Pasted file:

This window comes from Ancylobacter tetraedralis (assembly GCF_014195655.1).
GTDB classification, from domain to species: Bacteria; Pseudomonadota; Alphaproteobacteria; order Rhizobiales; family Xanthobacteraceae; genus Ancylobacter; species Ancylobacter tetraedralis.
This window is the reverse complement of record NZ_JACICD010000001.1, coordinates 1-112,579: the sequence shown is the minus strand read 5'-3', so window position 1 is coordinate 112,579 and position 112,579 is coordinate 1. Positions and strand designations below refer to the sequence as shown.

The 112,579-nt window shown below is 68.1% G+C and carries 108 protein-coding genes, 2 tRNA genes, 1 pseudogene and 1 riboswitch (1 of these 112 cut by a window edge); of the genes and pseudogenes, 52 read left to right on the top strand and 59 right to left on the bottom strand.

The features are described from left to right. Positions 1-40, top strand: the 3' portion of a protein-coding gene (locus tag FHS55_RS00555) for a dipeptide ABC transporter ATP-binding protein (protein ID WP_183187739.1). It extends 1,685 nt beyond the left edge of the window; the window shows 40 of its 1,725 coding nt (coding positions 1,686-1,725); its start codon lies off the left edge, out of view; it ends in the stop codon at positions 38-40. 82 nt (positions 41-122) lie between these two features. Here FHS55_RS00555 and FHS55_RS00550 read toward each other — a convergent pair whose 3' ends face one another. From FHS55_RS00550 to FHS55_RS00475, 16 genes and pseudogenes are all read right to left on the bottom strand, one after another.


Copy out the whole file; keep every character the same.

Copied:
This window comes from Ancylobacter tetraedralis (assembly GCF_014195655.1).
GTDB classification, from domain to species: Bacteria; Pseudomonadota; Alphaproteobacteria; order Rhizobiales; family Xanthobacteraceae; genus Ancylobacter; species Ancylobacter tetraedralis.
This window is the reverse complement of record NZ_JACICD010000001.1, coordinates 1-112,579: the sequence shown is the minus strand read 5'-3', so window position 1 is coordinate 112,579 and position 112,579 is coordinate 1. Positions and strand designations below refer to the sequence as shown.

The 112,579-nt window shown below is 68.1% G+C and carries 108 protein-coding genes, 2 tRNA genes, 1 pseudogene and 1 riboswitch (1 of these 112 cut by a window edge); of the genes and pseudogenes, 52 read left to right on the top strand and 59 right to left on the bottom strand.

The features are described from left to right. Positions 1-40, top strand: the 3' portion of a protein-coding gene (locus tag FHS55_RS00555) for a dipeptide ABC transporter ATP-binding protein (protein ID WP_183187739.1). It extends 1,685 nt beyond the left edge of the window; the window shows 40 of its 1,725 coding nt (coding positions 1,686-1,725); its start codon lies off the left edge, out of view; it ends in the stop codon at positions 38-40. 82 nt (positions 41-122) lie between these two features. Here FHS55_RS00555 and FHS55_RS00550 read toward each other — a convergent pair whose 3' ends face one another. From FHS55_RS00550 to FHS55_RS00475, 16 genes and pseudogenes are all read right to left on the bottom strand, one after another.